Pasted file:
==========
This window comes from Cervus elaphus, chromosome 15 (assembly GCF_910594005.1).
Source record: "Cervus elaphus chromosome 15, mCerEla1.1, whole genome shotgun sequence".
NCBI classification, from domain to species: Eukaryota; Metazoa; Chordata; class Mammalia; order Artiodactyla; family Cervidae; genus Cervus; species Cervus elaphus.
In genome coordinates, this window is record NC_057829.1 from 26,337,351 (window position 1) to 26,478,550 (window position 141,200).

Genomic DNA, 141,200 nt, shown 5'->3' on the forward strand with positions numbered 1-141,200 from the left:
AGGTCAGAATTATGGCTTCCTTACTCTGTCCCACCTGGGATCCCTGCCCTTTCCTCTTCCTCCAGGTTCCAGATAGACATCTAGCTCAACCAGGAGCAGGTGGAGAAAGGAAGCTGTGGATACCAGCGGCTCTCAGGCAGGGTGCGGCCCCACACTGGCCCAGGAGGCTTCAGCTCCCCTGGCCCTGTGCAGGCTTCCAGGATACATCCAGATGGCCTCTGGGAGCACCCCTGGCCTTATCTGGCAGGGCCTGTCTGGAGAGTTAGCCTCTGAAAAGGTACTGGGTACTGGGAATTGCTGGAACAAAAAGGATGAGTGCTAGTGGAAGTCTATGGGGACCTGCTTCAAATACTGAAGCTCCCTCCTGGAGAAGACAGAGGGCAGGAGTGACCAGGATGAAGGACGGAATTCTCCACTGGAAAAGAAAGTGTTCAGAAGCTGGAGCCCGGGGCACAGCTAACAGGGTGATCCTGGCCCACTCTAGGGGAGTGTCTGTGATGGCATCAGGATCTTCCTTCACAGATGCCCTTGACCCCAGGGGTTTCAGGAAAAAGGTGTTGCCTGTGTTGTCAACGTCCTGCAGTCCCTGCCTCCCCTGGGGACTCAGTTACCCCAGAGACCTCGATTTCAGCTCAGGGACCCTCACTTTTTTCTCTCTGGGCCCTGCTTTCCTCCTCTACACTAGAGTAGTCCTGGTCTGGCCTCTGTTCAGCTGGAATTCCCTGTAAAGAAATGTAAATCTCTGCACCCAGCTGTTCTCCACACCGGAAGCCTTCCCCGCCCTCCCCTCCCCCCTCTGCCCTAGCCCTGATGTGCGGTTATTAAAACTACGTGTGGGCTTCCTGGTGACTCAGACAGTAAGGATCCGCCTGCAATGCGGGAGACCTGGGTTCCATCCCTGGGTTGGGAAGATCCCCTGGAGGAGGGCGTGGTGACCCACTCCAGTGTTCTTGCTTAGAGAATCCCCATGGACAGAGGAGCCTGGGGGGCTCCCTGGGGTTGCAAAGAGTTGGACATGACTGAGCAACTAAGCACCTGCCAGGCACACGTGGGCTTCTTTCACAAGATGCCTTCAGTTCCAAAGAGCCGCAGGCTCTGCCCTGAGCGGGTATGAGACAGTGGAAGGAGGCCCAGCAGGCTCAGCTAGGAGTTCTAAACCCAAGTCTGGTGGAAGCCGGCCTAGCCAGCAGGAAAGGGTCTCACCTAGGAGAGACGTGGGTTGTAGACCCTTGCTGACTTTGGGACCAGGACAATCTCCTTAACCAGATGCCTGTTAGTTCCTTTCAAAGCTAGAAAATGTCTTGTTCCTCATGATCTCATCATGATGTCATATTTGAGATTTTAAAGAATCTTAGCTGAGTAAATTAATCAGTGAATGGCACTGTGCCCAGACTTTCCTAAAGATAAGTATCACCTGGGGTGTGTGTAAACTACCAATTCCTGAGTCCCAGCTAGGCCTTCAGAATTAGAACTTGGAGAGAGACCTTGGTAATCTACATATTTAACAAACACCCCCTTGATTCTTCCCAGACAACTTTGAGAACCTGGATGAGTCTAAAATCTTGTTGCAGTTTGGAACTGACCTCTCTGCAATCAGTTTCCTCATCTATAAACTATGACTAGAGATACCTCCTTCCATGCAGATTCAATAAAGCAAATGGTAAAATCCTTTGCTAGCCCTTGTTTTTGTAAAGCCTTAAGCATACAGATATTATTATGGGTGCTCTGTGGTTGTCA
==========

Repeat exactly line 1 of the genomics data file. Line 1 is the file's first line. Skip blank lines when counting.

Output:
This window comes from Cervus elaphus, chromosome 15 (assembly GCF_910594005.1).